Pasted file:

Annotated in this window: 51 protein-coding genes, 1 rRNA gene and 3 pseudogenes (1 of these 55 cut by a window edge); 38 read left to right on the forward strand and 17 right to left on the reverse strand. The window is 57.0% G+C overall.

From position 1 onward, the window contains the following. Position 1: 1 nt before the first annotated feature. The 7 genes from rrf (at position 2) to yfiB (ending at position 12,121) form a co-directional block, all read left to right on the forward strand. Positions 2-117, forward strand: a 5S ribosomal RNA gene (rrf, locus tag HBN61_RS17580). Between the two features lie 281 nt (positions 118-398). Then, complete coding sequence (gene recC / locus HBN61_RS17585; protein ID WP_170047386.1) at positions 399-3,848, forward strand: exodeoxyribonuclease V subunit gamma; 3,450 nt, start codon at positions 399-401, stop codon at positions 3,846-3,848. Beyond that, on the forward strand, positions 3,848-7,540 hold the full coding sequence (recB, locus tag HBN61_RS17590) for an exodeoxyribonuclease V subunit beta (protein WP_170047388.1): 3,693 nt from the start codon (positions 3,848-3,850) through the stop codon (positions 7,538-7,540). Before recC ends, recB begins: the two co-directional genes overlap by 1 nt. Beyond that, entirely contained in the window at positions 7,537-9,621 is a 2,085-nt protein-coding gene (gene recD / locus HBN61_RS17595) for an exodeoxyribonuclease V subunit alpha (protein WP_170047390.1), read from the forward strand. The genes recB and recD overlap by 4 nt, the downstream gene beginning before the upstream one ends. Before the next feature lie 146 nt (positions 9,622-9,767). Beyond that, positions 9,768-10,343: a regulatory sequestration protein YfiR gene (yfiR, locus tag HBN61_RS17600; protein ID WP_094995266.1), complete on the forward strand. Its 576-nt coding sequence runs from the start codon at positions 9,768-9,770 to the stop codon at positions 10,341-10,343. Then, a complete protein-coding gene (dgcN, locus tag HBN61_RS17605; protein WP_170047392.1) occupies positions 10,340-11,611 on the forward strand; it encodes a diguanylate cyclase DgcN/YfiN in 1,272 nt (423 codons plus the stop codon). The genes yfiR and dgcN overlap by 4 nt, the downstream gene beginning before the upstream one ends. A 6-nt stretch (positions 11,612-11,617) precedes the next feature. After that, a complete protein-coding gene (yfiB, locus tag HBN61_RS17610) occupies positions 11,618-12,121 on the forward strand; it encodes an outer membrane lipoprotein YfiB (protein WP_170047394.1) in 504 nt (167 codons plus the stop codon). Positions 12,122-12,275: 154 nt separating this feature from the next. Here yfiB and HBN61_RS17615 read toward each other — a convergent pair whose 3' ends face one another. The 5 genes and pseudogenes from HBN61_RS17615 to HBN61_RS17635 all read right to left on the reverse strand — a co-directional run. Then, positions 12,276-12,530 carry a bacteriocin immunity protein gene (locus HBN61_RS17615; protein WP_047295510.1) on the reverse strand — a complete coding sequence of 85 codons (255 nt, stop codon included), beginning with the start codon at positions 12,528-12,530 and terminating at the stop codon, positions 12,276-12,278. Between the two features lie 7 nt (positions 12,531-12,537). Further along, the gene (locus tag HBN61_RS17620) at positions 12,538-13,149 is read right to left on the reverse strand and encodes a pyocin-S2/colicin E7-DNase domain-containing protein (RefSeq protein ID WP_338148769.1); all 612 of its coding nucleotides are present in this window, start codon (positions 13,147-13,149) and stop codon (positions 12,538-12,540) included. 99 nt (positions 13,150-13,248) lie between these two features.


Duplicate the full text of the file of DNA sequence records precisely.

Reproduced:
Annotated in this window: 51 protein-coding genes, 1 rRNA gene and 3 pseudogenes (1 of these 55 cut by a window edge); 38 read left to right on the forward strand and 17 right to left on the reverse strand. The window is 57.0% G+C overall.

From position 1 onward, the window contains the following. Position 1: 1 nt before the first annotated feature. The 7 genes from rrf (at position 2) to yfiB (ending at position 12,121) form a co-directional block, all read left to right on the forward strand. Positions 2-117, forward strand: a 5S ribosomal RNA gene (rrf, locus tag HBN61_RS17580). Between the two features lie 281 nt (positions 118-398). Then, complete coding sequence (gene recC / locus HBN61_RS17585; protein ID WP_170047386.1) at positions 399-3,848, forward strand: exodeoxyribonuclease V subunit gamma; 3,450 nt, start codon at positions 399-401, stop codon at positions 3,846-3,848. Beyond that, on the forward strand, positions 3,848-7,540 hold the full coding sequence (recB, locus tag HBN61_RS17590) for an exodeoxyribonuclease V subunit beta (protein WP_170047388.1): 3,693 nt from the start codon (positions 3,848-3,850) through the stop codon (positions 7,538-7,540). Before recC ends, recB begins: the two co-directional genes overlap by 1 nt. Beyond that, entirely contained in the window at positions 7,537-9,621 is a 2,085-nt protein-coding gene (gene recD / locus HBN61_RS17595) for an exodeoxyribonuclease V subunit alpha (protein WP_170047390.1), read from the forward strand. The genes recB and recD overlap by 4 nt, the downstream gene beginning before the upstream one ends. Before the next feature lie 146 nt (positions 9,622-9,767). Beyond that, positions 9,768-10,343: a regulatory sequestration protein YfiR gene (yfiR, locus tag HBN61_RS17600; protein ID WP_094995266.1), complete on the forward strand. Its 576-nt coding sequence runs from the start codon at positions 9,768-9,770 to the stop codon at positions 10,341-10,343. Then, a complete protein-coding gene (dgcN, locus tag HBN61_RS17605; protein WP_170047392.1) occupies positions 10,340-11,611 on the forward strand; it encodes a diguanylate cyclase DgcN/YfiN in 1,272 nt (423 codons plus the stop codon). The genes yfiR and dgcN overlap by 4 nt, the downstream gene beginning before the upstream one ends. A 6-nt stretch (positions 11,612-11,617) precedes the next feature. After that, a complete protein-coding gene (yfiB, locus tag HBN61_RS17610) occupies positions 11,618-12,121 on the forward strand; it encodes an outer membrane lipoprotein YfiB (protein WP_170047394.1) in 504 nt (167 codons plus the stop codon). Positions 12,122-12,275: 154 nt separating this feature from the next. Here yfiB and HBN61_RS17615 read toward each other — a convergent pair whose 3' ends face one another. The 5 genes and pseudogenes from HBN61_RS17615 to HBN61_RS17635 all read right to left on the reverse strand — a co-directional run. Then, positions 12,276-12,530 carry a bacteriocin immunity protein gene (locus HBN61_RS17615; protein WP_047295510.1) on the reverse strand — a complete coding sequence of 85 codons (255 nt, stop codon included), beginning with the start codon at positions 12,528-12,530 and terminating at the stop codon, positions 12,276-12,278. Between the two features lie 7 nt (positions 12,531-12,537). Further along, the gene (locus tag HBN61_RS17620) at positions 12,538-13,149 is read right to left on the reverse strand and encodes a pyocin-S2/colicin E7-DNase domain-containing protein (RefSeq protein ID WP_338148769.1); all 612 of its coding nucleotides are present in this window, start codon (positions 13,147-13,149) and stop codon (positions 12,538-12,540) included. 99 nt (positions 13,150-13,248) lie between these two features.